There seems to me to be a creeping, flesh-eating disease killing its way through American Christianity. Every year books about church growth, church culture, empowered preaching, systematic theology, community service, and pastoral counseling come out in numbers, yet somehow none of them is the panacea.
With as much knowledge, insight, data, and as many resources as the American Evangelical Industrial Complex has, why can’t we put our finger on this mystery contagion that is causing church death one by one in small community chapels and setting entire mainline denominations on the brink of extinction?
You might have a few ideas on hand for what it is that ills the church: fractured families, secularism, the entertainment industry, public schools, the sexual revolution and the new age?
Well, those are all old news. Bill Hull and Ben Sobels would probably say that the premature aging of American churches has much less to do with outside pressure and cultural corruption, and more to do with compromise and apostasy from within.
In The Discipleship Gospel: What Jesus Preached We Must Follow, Hull and Sobels put down a hard word for pastors and lay leaders, which in essence is: you are preaching a false gospel, and it is making false disciples who are unable to share any gospel or make any disciples.
Churches are bound to age out if they are not raising up “younger” generations of believers. The apparent goal of The Discipleship Gospel is to teach pastors and lay leaders how to preach a true, complete, and biblical gospel and to teach individuals this gospel until it permeates, transforms, and radiates from them, so that those individuals can preach and teach to others who are themselves enabled to preach and teach, ad infinitum.
Such a gospel is: the discipleship gospel. It is a gospel that is active and kingdom minded, set about the work of the Father, by replicating the work of the Son. The work of the Son being namely, discipling.
Hull and Sobels deliver a cogent and relentless argument for the discipleship gospel being the only true gospel. Their logic is airtight, supported with scripture, and most importantly systematic. They give a frame-by-frame explanation of each element of the gospel and argue outward in concentric circles fitting each component into the whole.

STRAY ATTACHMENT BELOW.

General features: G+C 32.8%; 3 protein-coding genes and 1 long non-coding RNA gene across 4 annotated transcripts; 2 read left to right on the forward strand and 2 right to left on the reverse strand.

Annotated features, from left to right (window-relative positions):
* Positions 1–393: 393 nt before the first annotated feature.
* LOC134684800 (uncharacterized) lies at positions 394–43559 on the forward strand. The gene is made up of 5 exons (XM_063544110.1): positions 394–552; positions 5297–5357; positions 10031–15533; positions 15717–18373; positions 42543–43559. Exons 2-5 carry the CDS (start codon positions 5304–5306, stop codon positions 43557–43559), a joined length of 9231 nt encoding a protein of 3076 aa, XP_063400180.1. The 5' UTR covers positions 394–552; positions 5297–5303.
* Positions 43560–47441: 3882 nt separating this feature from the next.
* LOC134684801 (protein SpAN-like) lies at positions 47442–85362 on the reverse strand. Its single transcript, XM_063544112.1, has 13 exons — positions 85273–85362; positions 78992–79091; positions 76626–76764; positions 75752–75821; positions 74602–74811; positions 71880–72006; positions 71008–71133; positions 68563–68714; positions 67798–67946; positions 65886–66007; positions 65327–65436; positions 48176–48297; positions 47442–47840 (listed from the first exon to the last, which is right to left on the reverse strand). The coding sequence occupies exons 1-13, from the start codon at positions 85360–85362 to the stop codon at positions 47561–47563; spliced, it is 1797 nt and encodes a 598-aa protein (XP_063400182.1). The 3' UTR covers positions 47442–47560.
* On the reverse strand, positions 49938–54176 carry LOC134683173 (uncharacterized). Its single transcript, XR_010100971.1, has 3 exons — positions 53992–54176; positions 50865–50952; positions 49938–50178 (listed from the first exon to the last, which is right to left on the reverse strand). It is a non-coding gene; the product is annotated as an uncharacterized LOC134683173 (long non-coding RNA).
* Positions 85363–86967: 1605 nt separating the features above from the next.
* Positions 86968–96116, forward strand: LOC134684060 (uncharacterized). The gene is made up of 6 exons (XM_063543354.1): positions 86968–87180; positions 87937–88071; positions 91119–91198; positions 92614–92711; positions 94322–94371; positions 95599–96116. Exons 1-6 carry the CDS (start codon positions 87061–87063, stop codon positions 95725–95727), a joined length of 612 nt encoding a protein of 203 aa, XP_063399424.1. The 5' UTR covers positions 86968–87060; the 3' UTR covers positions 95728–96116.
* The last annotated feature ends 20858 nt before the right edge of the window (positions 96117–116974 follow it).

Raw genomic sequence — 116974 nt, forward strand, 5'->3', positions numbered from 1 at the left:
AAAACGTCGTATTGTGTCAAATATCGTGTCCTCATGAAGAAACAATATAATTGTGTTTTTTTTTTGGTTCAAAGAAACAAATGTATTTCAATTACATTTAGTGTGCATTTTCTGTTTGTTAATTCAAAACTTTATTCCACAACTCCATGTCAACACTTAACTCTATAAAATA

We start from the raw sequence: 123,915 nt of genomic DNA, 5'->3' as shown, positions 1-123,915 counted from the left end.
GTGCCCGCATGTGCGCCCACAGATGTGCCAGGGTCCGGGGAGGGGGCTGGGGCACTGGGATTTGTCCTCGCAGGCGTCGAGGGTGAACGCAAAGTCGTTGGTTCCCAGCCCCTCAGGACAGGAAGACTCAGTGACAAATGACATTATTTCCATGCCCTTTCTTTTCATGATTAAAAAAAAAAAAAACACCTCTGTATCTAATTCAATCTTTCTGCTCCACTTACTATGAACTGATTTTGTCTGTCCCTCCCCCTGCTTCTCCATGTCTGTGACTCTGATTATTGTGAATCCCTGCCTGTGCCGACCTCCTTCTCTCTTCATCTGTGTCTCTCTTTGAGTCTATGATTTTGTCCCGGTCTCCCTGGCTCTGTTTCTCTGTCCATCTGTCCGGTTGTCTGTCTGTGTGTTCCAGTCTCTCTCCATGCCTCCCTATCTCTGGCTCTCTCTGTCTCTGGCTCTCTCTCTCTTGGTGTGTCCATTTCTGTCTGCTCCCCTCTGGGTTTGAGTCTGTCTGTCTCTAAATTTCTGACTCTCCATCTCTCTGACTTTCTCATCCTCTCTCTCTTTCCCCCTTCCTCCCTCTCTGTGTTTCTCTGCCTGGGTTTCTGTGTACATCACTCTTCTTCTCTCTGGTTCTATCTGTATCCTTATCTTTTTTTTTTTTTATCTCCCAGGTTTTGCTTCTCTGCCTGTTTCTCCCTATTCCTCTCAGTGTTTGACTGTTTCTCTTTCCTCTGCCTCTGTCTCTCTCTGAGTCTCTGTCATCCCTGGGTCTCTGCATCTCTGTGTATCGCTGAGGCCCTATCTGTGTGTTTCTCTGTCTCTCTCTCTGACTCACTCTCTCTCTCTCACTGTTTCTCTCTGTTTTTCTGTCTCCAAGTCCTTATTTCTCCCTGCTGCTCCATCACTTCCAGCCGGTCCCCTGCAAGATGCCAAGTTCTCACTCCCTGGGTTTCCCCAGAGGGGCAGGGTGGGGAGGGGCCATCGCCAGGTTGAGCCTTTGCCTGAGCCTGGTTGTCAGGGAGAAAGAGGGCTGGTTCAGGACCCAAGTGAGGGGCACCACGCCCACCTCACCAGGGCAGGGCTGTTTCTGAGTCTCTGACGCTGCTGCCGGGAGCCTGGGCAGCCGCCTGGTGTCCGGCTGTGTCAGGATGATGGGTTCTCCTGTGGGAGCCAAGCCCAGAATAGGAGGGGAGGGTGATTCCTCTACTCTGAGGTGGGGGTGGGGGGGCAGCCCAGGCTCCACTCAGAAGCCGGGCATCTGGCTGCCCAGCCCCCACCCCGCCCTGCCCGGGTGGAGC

The book takes on a lot of purposes in one tome. It refutes falsehoods, creates definitions, constructs logic models, all within a driving exhortation, and caps that exhortation with a sweeping coaching session and strategic pointers. It manages not to become unwieldy in its structure by anchoring itself to two gospel signposts. The book’s argument plays back and forth between these two gospel signposts, in my mind, as a way of surfing between the various functions that the book is servicing.
The first gospel signpost is more a “symptom.” It is open and unrepentant sin in church-going, bible-believing, Christians. This symptom is critical to diagnosing a hyper-grace, forgiveness-only gospel that fails to proclaim that following Jesus is as important as believing in Him.
The second signpost follows the logic of the first in that if you follow Jesus, you obey His commands, including to multiply the number of disciples by discipling others.
These two– following and multiplying– orbit the sun of the discipleship gospel, that is, the kingdom of God. Where the people are following Jesus’ commands and multiplying themselves, you know that there is a belief in, and urgency about, the realness of the kingdom of God and the realness of Jesus as its king– This is truly believing that Jesus is who He says He is.
That is how you know a person has heard and accepted the true gospel of Jesus; because their fruit reveals the state of their roots.
I am in very serious agreement with the authors in what they call the “need to thoroughly evangelize our church members.”
That sentence situated in the core of the book sums up the problem statement of The Discipleship Gospel. We can’t just leave each other alone in faith, or up to our own devices. We can’t assume that people are running the race to the finish, or running the race at all; maybe they are still at the starting line deciding whether to put their bib on.
A time or two in the midst of the arguments about false gospels particularly, there was reference made to Bill Hull’s previous publication, Conversion and Discipleship. It seems to me that in order to have a very clear contrast between false gospels and the true gospel, it would help to read Conversion and Discipleship as an in-depth “problem statement” introduction to The Discipleship Gospel.
The place I hit some snags in following the argument was simply because of the words “kingdom of God” and “multiplication.” For myself, I need to find more specificity on what those two phrases mean and don’t mean. Though I fully recognize the importance of both concepts covenantally, in terms of my nitty-gritty biblical understanding, I am lacking. I have seen both these terms used in a subpar manner, so they are a couple of my red flag words theologically. But, I can tell you, that those red flags didn’t go anywhere in The Discipleship Gospel, all was sound!
So now, I am just left to do some follow up reading on the kingdom and on multiplication! Actually, maybe that’d be a good place to start in a discipleship group.
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